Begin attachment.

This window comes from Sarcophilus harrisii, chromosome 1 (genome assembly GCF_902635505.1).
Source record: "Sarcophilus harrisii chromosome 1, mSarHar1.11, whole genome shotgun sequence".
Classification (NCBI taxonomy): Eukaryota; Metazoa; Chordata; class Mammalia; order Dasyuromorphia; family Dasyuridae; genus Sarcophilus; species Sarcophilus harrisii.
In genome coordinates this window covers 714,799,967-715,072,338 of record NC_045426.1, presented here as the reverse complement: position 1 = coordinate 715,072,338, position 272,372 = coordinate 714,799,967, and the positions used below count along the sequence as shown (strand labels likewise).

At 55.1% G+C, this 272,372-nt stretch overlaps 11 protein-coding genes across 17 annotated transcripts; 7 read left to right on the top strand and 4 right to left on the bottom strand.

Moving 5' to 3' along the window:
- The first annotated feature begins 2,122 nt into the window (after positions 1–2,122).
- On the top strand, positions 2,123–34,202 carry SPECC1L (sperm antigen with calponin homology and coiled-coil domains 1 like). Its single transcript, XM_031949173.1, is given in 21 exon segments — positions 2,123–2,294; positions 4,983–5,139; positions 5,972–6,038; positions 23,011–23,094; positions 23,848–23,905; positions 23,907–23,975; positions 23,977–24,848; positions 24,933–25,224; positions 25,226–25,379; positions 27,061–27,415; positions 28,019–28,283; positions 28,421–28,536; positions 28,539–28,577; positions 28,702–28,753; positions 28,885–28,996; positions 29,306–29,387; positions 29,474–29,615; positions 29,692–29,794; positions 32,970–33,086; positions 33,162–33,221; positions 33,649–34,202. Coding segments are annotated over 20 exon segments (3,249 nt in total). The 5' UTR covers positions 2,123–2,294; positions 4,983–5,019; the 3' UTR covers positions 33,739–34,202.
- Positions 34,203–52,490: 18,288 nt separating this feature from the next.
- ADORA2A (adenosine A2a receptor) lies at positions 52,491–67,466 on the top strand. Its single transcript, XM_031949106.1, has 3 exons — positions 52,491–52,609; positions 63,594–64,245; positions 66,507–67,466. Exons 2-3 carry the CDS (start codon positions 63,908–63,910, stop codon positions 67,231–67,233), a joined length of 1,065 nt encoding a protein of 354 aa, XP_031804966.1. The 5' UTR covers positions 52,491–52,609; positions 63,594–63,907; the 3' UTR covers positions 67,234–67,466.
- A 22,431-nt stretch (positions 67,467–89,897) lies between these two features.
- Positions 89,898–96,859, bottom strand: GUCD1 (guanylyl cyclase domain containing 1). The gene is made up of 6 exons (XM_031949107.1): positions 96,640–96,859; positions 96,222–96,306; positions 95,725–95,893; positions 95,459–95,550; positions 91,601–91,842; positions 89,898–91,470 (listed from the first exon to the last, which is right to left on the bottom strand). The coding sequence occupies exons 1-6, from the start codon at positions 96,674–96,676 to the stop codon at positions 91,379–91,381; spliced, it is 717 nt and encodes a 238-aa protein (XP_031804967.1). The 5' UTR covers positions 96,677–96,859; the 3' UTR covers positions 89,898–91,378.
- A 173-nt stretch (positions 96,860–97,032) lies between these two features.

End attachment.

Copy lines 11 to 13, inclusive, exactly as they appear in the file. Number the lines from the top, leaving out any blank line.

- A 22,431-nt stretch (positions 67,467–89,897) lies between these two features.
- Positions 89,898–96,859, bottom strand: GUCD1 (guanylyl cyclase domain containing 1). The gene is made up of 6 exons (XM_031949107.1): positions 96,640–96,859; positions 96,222–96,306; positions 95,725–95,893; positions 95,459–95,550; positions 91,601–91,842; positions 89,898–91,470 (listed from the first exon to the last, which is right to left on the bottom strand). The coding sequence occupies exons 1-6, from the start codon at positions 96,674–96,676 to the stop codon at positions 91,379–91,381; spliced, it is 717 nt and encodes a 238-aa protein (XP_031804967.1). The 5' UTR covers positions 96,677–96,859; the 3' UTR covers positions 89,898–91,378.
- A 173-nt stretch (positions 96,860–97,032) lies between these two features.